Is Minecraft the Metaverse?

Minecraft is the hugely popular “sandbox” game in which players can wander around a virtual planet (with a virtual surface area eight times that of Earth!), mine minerals, harvest timber, and build things out of the resources they collect. Most players construct houses, gardens, paths, and walls, but some players make immense recreations of structures like the Notre Dame and the USS Enterprise, or build virtual computers and working GameBoys.

When I started playing Minecraft with my kids last year, I immediately thought of the Metaverse — the shared virtual reality system in Neal Stephenson’s now-classic 1992 science fiction novel, Snow Crash. The Metaverse was a simulated universe where people could buy or rent virtual real estate and set up a business or a home-away-from-home, furnishing it with virtual goods that cost real money. “Minecraft is the first big step towards the Metaverse,” I thought.

 

P1HQs  Imgur

But, as is so often the case, reality is turning out to be stranger — and more interesting — than fiction. The Metaverse was about simulating reality in a virtual world, but Minecraft’s future might be about converting virtual things into real things. Take a look at Minecraft.print, a project by Cody Sumter and Jason Boggess of MIT’s Media Lab. They’ve developed a Python script that allows anyone to take objects that have been constructed in Minecraft and bring them into the real world via a 3D printer (see video above). Similarly, Eric Haines has written a program called Mineways that generates 3D files from Minecraft models so you can have them printed out by 3D printing service bureaus such as Shapeways. (Image on right is a model of the Ford Engineering Design Center modeled in Minecraft, converted with Mineways, and printed with a 3D printer).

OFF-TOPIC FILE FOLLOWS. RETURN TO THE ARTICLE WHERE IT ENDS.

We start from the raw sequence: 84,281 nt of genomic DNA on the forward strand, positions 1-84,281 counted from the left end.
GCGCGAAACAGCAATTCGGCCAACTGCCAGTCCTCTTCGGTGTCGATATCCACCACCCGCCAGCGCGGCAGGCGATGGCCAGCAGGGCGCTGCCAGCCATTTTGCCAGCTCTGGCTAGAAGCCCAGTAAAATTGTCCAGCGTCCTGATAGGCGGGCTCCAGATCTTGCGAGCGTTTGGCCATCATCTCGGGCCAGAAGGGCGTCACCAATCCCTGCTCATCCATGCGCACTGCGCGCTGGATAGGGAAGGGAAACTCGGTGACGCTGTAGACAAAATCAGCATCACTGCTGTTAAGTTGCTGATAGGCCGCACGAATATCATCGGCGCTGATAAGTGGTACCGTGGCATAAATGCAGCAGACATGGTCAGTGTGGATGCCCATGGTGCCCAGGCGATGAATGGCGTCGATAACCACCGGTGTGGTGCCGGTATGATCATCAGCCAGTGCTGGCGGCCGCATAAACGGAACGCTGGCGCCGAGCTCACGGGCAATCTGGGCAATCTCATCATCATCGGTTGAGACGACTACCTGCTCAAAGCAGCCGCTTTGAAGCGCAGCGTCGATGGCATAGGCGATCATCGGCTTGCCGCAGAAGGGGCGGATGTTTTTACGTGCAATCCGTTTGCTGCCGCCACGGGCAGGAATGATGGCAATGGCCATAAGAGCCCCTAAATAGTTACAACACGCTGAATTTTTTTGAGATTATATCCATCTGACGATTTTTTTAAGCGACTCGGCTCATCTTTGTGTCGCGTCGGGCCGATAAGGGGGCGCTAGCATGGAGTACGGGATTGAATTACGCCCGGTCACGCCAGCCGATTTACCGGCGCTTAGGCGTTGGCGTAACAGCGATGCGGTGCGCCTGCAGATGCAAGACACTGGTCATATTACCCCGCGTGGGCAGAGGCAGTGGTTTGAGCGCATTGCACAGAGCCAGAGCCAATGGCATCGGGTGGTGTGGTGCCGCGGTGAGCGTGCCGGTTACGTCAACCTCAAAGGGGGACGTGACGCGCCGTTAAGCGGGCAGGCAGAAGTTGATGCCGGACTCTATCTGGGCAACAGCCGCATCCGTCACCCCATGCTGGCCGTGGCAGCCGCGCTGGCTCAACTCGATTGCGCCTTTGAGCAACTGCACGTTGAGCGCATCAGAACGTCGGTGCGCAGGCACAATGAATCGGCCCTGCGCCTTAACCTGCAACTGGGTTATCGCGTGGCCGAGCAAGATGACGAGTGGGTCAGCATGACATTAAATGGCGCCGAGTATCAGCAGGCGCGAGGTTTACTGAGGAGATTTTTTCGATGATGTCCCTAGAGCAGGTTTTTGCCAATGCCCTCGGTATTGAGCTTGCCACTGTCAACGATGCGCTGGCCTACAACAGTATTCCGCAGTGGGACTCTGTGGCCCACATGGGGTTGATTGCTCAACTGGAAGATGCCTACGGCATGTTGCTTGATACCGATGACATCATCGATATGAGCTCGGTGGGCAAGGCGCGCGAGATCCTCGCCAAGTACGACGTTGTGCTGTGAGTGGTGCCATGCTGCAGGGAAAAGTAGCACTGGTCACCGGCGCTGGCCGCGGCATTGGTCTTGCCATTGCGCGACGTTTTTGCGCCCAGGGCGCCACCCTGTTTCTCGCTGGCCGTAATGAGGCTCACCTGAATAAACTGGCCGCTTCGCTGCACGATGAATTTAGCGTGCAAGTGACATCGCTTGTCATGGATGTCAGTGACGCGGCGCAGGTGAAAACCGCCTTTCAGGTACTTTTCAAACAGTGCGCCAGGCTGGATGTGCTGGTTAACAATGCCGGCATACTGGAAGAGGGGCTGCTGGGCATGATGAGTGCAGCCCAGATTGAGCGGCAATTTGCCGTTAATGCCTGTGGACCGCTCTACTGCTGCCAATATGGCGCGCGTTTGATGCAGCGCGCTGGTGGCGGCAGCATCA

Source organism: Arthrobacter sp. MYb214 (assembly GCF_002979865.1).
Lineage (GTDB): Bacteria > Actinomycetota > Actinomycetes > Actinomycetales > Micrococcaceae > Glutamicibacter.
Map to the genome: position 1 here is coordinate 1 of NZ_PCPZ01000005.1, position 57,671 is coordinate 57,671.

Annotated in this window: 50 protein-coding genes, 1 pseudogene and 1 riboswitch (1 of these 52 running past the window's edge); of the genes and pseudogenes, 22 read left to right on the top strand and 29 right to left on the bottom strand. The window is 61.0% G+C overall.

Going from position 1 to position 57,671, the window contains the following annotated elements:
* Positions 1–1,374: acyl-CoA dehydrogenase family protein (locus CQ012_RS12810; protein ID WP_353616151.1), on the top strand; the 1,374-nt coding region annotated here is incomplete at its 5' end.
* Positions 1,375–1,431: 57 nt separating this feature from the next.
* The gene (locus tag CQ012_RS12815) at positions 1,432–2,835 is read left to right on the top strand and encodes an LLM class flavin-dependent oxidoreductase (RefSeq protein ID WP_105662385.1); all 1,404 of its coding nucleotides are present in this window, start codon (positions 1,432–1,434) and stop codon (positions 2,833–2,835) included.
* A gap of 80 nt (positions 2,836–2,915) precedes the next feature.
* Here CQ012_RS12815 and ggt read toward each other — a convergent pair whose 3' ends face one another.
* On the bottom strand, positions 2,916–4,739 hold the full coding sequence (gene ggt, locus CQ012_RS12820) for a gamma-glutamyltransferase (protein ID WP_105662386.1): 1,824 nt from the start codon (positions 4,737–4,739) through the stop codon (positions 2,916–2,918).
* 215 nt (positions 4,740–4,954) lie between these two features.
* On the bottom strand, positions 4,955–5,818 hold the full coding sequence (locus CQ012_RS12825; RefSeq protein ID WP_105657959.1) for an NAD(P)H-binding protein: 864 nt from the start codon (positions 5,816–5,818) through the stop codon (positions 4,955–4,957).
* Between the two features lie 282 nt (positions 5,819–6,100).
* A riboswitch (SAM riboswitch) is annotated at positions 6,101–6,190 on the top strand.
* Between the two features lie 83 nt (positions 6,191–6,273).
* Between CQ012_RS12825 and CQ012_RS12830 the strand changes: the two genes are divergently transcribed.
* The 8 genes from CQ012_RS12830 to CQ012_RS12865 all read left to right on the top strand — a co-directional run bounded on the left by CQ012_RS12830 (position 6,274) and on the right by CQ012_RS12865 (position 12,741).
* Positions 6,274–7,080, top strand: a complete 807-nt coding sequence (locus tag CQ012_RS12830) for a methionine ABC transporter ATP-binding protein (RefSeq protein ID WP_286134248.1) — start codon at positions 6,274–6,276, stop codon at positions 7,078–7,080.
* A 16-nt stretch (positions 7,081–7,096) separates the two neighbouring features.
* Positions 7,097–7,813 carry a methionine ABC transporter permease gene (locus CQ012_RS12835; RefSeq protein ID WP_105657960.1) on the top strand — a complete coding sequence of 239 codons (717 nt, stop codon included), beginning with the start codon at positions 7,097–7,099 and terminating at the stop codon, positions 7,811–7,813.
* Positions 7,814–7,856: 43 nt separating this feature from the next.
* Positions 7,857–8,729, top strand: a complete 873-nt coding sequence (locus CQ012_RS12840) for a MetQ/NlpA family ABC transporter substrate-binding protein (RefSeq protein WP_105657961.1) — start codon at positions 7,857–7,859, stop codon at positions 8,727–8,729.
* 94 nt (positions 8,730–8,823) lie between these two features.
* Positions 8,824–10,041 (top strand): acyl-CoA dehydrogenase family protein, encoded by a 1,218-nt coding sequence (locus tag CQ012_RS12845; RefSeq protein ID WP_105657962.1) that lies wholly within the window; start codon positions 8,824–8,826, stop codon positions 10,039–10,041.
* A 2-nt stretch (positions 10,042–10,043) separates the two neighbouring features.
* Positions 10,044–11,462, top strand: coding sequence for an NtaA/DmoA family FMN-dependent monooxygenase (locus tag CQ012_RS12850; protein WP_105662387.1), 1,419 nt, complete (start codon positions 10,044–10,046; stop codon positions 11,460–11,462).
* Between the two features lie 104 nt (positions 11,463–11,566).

The neat thing about this is Minecraft is a lot easier to use than most 3D design software. It doesn’t take long to learn how to stack blocks in Minecraft. I can easily imagine the game becoming the basis for a 3D design program that feels like a game and allows collaborative design, and which generates models that can be made real with a 3D printer.


When I play Minecraft now, I imagine a large Dr. Seuss-like machine in an empty lot, scooping up dirt, spitting out bricks, and stacking them in the shape of my virtual house.

 

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Boing Boing is a pioneering blog that offers an eclectic blend of of tech culture, gadgets, entertainment, business, and more — a “geek’s eye view” on the world. Original feature reporting from some of the most-respected technology writers today and original Boing Boing Video episodes have made Boing Boing an Internet mainstay. Mark Frauenfelder is founder of Boing Boing, editor at MAKE, and author of “Made by Hand: Searching for Meaning in a Throwaway World“.


Mark Frauenfelder / Boing Boing
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  • http://itunes.apple.com/us/app/voxel/id333186489?mt=8 Bob Sabiston

    Just so you know, if you aren’t into mining stone and chopping wood, you can just build/print voxel objects directly with the iPad/iPhone app “Voxel”! Check it out.
    Bob

  • JubJub

    Seriously? Second Life predates it by several years, has it’s own thriving economy, and is much more metaverse like.

  • dreddpiratebob

    The metaverse has been going for a few years now. It’s Second Life mate :)

    You can even sword fight in it.

  • http://erichaines.com Eric Haines

    I certainly agree with this post (though not the spelling of my last name). In particular, I’ve noticed how easy it is to create using voxels, it’s a skill we all learned before we were toddlers: put block A on top of block B. I work for Autodesk, a CAD software company, and in giving a talk about my Mineways program I noted that the 35+ million players (http://www.minecraft.net/stats) are all architects, since everyone builds.

    What’s compelling about this voxel building method is that it maps to reality so easily for us: we all understand a solid block, and that there’s only one solid block per spot. We don’t have any weird disconnects. With surface modelers there’s, “I’m making just a surface, not a solid”, and with solid modelers there’s, “I’m taking objects and shoving them through each other”.